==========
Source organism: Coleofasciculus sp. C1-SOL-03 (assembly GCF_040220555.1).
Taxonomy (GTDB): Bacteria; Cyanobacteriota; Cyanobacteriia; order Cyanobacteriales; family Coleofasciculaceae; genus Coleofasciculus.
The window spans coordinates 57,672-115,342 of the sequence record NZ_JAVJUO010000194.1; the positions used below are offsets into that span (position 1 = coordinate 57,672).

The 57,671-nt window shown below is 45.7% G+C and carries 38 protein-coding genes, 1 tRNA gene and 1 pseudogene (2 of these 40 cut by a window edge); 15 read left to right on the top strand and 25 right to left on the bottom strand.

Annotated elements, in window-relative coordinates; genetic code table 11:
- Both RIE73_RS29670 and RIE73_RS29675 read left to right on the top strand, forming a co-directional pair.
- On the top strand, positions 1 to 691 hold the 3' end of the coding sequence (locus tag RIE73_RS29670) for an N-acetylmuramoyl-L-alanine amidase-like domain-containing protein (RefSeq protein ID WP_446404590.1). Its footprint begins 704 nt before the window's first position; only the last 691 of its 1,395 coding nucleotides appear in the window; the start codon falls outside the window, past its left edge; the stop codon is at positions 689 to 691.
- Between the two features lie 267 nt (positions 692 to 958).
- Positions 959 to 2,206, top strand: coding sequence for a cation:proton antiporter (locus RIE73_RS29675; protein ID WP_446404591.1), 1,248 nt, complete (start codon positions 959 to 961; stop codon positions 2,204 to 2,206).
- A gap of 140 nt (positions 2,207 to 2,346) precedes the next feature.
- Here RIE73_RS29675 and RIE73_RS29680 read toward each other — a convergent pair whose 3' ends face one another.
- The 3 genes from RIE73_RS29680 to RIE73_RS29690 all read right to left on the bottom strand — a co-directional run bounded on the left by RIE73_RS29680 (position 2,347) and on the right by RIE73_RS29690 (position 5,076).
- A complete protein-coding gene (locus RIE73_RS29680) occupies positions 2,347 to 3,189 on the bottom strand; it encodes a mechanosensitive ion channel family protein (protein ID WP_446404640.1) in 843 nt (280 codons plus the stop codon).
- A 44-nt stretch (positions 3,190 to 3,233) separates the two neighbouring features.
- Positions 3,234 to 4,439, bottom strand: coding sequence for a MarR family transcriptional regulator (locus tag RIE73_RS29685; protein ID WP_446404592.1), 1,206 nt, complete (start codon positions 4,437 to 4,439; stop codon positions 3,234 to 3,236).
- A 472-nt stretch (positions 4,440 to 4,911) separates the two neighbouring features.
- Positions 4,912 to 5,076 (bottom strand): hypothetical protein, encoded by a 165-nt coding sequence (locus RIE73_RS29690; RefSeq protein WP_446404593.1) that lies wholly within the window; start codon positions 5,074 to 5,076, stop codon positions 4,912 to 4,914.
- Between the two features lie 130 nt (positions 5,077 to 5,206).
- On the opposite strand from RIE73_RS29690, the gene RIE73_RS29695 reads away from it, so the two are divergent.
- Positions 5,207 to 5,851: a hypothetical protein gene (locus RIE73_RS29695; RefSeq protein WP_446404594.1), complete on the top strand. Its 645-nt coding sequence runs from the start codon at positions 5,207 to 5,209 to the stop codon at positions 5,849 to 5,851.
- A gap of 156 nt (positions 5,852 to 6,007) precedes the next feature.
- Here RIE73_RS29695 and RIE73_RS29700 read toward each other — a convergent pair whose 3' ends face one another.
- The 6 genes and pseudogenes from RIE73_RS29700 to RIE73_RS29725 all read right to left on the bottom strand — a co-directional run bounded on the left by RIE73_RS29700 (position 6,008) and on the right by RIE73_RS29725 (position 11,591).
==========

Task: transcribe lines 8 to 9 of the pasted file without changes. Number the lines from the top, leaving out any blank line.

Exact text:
- Between the two features lie 267 nt (positions 692 to 958).
- Positions 959 to 2,206, top strand: coding sequence for a cation:proton antiporter (locus RIE73_RS29675; protein ID WP_446404591.1), 1,248 nt, complete (start codon positions 959 to 961; stop codon positions 2,204 to 2,206).